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The FAA has just released its regulations governing the commercial use of drones. The rules explicitly do not apply to model aircraft.  A summary is here.

This regulation is codified as 14 CFR 107 of the Federal Aviation Regulations (FAR).  It is commonly referred to as part 107 (as opposed to, for example Part 61, which governs traditional pilot ratings). Part 107 retains many of the restrictions currently governing the commercial flight of drones operating under 333 exemptions, but it also differs in several very promising ways. Rule 107 does not apply to operators who elect to continue to operate within the terms of their 333.

New allowances

The most promising element of Part 107 is the creation of a new kind of pilot certification called a “Remote Pilot in Command” (RPIC). Individuals over the age of 16 who can pass basic medical requirements will be able to obtain a special certificate allowing the operation of small drones (under 55 pounds) by passing a test at an FAA-approved testing center. Individuals who currently hold traditional pilot certificates and have a current flight review will be able to obtain their unmanned aircraft certificate by taking an online course. The RPIC must be the person at the controls or directly supervising that person. 

Another very exciting provision of Part 107 is a loosening of the restrictions on flight near and over people. The thousands of 333 exemptions granted to date have all imposed strict limits on flights within 500 feet of people, even if the drone was not directly overhead. Part 107 simply says that the aircraft may not operate “over persons not directly involved in the operation.”  While this phrase is subject to some interpretation, it certainly adds a degree of much needed flexibility.

Until now, no drone flights had been permitted more than 400 feet above the ground. The new rules change this requirement. Flights may be conducted higher than 400 feet if the aircraft remains within 400 feet of a structure.  Presumably, the FAA realized that, since manned aircraft must remain clear of structures, any unmanned aircraft within 400 feet of a structure would be clear of other aircraft.

Many drone enthusiasts enjoy an activity commonly known as first-person view (FPV) flying. This kind of flying involves watching a screen or donning goggles to get a “drone’s eye view” of a flight. Many observers were concerned that FPV flying would not be permitted under Part 107. Fortunately, the FAA has stated that while FPV cannot satisfy the requirement that an operator see their aircraft at all times, FPV can be used as long as the “requirement is satisfied in other ways.”  This provision should allow FPV enthusiasts to develop creative ways to pursue this kind of flying while complying with the new rules.

All drones weighing over 0.55 pounds will have to be registered, whether flown for commercial or hobby use. The FAA is not requiring that drones receive any kind of airworthiness certification.  Rather, the operator will have to conduct a pre-flight inspection ensuring that the aircraft is mission ready.  Unlike 333 exemptions, there is no list of “approved” aircraft.  Any registered aircraft, properly inspected and weighing under 55 pounds fully loaded can be flown under Part 107.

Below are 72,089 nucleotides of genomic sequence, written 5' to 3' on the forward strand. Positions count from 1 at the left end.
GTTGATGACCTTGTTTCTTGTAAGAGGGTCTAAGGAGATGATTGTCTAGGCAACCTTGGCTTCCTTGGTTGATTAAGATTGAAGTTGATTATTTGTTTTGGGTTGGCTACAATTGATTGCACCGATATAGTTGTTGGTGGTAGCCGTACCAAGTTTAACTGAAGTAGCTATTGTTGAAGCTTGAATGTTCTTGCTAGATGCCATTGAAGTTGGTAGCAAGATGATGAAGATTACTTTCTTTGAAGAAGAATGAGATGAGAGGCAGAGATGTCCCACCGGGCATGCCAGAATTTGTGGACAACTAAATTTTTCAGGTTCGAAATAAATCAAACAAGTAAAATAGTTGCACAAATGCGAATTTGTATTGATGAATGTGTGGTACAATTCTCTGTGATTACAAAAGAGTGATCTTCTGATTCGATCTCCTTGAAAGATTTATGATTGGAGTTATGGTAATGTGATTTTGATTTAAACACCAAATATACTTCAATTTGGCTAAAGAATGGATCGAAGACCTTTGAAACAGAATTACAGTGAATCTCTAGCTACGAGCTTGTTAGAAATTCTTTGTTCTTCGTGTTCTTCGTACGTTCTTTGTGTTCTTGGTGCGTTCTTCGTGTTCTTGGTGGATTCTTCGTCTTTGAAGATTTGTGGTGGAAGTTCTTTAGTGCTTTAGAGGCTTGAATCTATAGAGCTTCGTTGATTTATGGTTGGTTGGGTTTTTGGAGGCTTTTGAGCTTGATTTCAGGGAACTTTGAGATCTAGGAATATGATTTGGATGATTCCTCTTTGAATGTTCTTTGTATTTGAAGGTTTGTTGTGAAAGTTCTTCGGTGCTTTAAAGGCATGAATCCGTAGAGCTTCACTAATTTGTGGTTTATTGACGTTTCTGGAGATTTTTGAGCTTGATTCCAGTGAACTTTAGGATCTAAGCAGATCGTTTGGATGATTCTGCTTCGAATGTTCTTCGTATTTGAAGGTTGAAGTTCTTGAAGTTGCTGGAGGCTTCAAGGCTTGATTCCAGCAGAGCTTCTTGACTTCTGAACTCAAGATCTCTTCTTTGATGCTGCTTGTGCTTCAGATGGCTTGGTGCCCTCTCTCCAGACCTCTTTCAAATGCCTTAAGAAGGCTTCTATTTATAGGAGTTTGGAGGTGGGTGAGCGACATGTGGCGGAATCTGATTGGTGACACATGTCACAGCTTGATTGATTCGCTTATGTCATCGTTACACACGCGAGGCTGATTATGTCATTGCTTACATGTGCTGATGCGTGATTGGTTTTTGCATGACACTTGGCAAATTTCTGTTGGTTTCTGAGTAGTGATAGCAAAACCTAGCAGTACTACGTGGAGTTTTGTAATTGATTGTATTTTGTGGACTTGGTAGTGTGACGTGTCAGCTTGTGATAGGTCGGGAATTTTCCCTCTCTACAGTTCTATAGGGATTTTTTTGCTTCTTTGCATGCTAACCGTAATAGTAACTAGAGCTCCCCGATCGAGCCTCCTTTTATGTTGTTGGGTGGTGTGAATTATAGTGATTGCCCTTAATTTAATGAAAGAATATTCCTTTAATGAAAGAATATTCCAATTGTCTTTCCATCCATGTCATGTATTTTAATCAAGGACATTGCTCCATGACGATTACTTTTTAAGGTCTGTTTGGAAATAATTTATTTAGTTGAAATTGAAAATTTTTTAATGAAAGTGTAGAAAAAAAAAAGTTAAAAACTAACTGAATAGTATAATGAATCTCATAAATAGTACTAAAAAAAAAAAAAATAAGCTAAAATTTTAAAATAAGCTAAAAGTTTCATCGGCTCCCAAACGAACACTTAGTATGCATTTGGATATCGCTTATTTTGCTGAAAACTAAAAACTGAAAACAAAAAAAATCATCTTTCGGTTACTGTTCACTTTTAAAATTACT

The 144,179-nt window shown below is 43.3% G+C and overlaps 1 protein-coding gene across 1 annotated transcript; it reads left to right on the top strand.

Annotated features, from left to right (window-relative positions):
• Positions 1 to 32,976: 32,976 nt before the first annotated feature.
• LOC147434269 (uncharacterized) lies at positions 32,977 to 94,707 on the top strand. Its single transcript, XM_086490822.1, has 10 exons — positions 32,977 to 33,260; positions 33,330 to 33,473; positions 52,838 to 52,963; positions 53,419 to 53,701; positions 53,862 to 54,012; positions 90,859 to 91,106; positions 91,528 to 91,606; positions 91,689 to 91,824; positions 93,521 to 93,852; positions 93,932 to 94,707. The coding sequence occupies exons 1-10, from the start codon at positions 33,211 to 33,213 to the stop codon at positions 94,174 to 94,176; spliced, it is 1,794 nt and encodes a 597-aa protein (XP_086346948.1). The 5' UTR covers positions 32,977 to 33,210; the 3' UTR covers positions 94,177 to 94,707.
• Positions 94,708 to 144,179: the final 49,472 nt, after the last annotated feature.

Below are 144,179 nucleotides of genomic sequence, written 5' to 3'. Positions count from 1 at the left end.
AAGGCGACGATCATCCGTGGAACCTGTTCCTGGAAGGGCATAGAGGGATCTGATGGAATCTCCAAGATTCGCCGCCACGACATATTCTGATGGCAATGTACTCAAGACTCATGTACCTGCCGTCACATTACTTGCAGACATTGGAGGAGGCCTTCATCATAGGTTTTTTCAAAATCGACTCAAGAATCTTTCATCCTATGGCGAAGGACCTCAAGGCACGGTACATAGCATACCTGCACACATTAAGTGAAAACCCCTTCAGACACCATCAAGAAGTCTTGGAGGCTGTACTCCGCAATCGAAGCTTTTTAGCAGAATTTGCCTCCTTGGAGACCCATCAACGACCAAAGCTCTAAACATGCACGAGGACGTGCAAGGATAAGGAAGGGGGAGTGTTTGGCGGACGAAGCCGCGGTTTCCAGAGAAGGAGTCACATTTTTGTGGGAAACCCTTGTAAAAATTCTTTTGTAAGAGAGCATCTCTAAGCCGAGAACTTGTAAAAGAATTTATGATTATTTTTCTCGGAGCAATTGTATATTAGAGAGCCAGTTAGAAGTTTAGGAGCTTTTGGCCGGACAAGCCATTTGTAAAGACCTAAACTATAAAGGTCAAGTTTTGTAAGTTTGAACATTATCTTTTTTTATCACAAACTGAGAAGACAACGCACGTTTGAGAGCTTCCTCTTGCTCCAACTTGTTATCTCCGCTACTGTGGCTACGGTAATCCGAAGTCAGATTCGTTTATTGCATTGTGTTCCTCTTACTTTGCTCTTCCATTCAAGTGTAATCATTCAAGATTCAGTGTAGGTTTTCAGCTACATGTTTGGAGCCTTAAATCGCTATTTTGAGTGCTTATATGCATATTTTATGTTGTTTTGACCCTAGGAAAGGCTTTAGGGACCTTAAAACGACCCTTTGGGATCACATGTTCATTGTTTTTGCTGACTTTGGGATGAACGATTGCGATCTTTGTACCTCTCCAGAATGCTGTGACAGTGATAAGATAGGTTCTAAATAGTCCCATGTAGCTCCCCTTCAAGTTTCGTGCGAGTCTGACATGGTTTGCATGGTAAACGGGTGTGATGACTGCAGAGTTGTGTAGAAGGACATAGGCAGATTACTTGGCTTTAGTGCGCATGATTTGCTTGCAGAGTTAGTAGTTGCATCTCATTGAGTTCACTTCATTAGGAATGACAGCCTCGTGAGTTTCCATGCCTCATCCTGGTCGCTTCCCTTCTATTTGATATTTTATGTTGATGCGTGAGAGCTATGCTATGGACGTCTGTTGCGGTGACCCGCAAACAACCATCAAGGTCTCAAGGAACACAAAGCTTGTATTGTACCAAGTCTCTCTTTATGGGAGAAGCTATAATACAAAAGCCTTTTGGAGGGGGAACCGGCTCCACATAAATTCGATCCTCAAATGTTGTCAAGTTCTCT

In a nod to the future of drone delivery services, Rule 107 will allow “external load operations” if the object is securely attached and does not adversely affect flight characteristics. Moreover, transportation for hire is allowed, provided that the operator complies with the weight and line of sight requirements and the operation does not cross state borders.

Many restrictions “waivable”

It is critical to understand what Part 107 does not permit. The following is a partial list of flights that will not be permitted:

  • Beyond visual line of sight of the operator.
  • More than 400 feet above ground level. Aircraft above 400 feet must remain within 400 feet of a structure.
  • At night.  Aircraft may operate during twilight hours with appropriate lighting.
  • Aircraft weighing more than 55 pounds, with payload.
  • A single operator controlling more than one aircraft.
  • Directly over people not involved in the operation.
  • Weather conditions with less than three miles’ visibility.
  • Controlled while in a moving vehicle, other than a boat on the water.
  • Carriage of hazardous materials.
  • Careless or reckless operations.

This is not to say that the above operations can never be conducted. It simply means that businesses will have to seek special approval from the FAA. Importantly, the rule contains a provision stating that “most of the restrictions are waivable.” More specifically,  the following can be waived:

  • Operation from a moving vehicle.
  • Line of sight operation.
  • Visual observer.
  • Operation of multiple aircraft.
  • Yielding right of way.
  • Operation over people.
  • Operation in certain airspace.
  • Altitude, airspeed, and visibility.

This is where experienced legal counsel can add tremendous value.  If you have questions or need additional information, please contact James Mackler in Frost Brown Todd’s Regulated Business Practice Group.